October Manifesto 1905

(Source: Ingeborg Fleischhauer and Benjamin Pinkus: The Soviet Germans – Past and Present edited with an introduction by Edith Rogovin Frankel, St. Martin’s Press, New York in association with the Marjorie Mayrock Center for Soviet and East European Research ant the Hebrew University, Jerusalem 1986)

In constitutional Russia, after the proclamation of the Manifesto 1905 by the tsar Nicholas II, started a spontaneous formation of German clubs and unions in all the centers of German life. The tendencies arose for closer contact between the three parts of the German national group - the Baltic Germans, city and court circles, and colonists. Representatives of the urban intelligentsia in Odessa united with the spokesmen of the South Russian colonies, their journalists, zemstvo activists, teachers, clergymen and publishers, in the Südrussischer Deutscher Bildungsverein (South Russian German Cultural Union); in St. Petersburg a Deutscher Bildungs- und Hilfsverein (German Cultural and Aid Union) came into being around the publisher of the newspaper St. Petersburger Zeitung, the Baltic German Karl von Kügelgen. In Moscow, Baltic German and urban circles of the liberal professions formed the Moscow Deutscher verein. In Saratov, Adolf Lane, the new editor of the Saratower Deutsche Zeitung, founded the Saratower Deutscher Verein. German unions were also created in Piatogorsk in the Caucasus, in Aleksandrovsk-on-the-Dniepr, in Novorossisk and in Vladivostok.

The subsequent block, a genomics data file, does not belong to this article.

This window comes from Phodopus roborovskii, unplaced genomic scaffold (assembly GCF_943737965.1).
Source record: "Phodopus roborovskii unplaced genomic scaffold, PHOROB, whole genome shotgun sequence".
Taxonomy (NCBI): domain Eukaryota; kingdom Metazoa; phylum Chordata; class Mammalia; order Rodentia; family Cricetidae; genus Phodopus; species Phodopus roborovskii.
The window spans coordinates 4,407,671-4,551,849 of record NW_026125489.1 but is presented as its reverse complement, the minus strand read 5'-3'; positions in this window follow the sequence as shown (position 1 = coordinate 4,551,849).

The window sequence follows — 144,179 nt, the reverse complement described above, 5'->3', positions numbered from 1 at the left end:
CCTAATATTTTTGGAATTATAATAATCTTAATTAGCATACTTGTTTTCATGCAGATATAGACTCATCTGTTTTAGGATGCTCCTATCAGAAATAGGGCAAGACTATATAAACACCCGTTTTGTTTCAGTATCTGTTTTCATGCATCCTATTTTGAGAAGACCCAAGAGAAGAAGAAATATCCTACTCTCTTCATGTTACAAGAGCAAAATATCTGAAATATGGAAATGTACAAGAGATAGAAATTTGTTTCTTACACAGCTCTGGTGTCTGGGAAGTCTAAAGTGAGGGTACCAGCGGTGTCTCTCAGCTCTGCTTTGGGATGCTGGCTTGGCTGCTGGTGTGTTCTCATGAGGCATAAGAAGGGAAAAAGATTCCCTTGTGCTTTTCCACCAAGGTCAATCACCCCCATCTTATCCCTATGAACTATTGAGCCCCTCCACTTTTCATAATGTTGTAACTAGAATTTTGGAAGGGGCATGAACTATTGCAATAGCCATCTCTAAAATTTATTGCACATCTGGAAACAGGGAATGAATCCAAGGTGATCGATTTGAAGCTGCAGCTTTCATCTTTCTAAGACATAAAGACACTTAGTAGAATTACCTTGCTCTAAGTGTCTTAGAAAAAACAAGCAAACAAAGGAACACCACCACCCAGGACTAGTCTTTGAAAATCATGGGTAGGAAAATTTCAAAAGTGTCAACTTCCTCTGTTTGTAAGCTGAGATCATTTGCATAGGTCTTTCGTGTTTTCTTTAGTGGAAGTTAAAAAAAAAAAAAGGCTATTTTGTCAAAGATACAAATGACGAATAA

Particular significance was attached by the German unions in the main German population centers in Poland and first in foremost in the Baltic gubernie on account of their numerical and economic weight. Here some minor parts of the Baltic German nobility that were gravitating progressively toward the German Reich exercised decisive influence: Eduard Freiherr von Stackelberg held the chairmanship of the Deutscher Verein in Estonia; Karl Wilhelm Baron von Manteuffel-Katzdangen led the Deutscher Verein in Courland; and a member of the von Sievers family headed the Deutscher Verein in Livonia. Like the Polish German Vereine, the Baltic German ones, registered as educational institutions, pursued national aim far more strongly than the Russian German Vereine did. It was also at their instigation that the first endeavors were made to bring about an organizational unification of all the German national groups in Russia. (pp. 24-25)

Read more about the German minority in Russian empire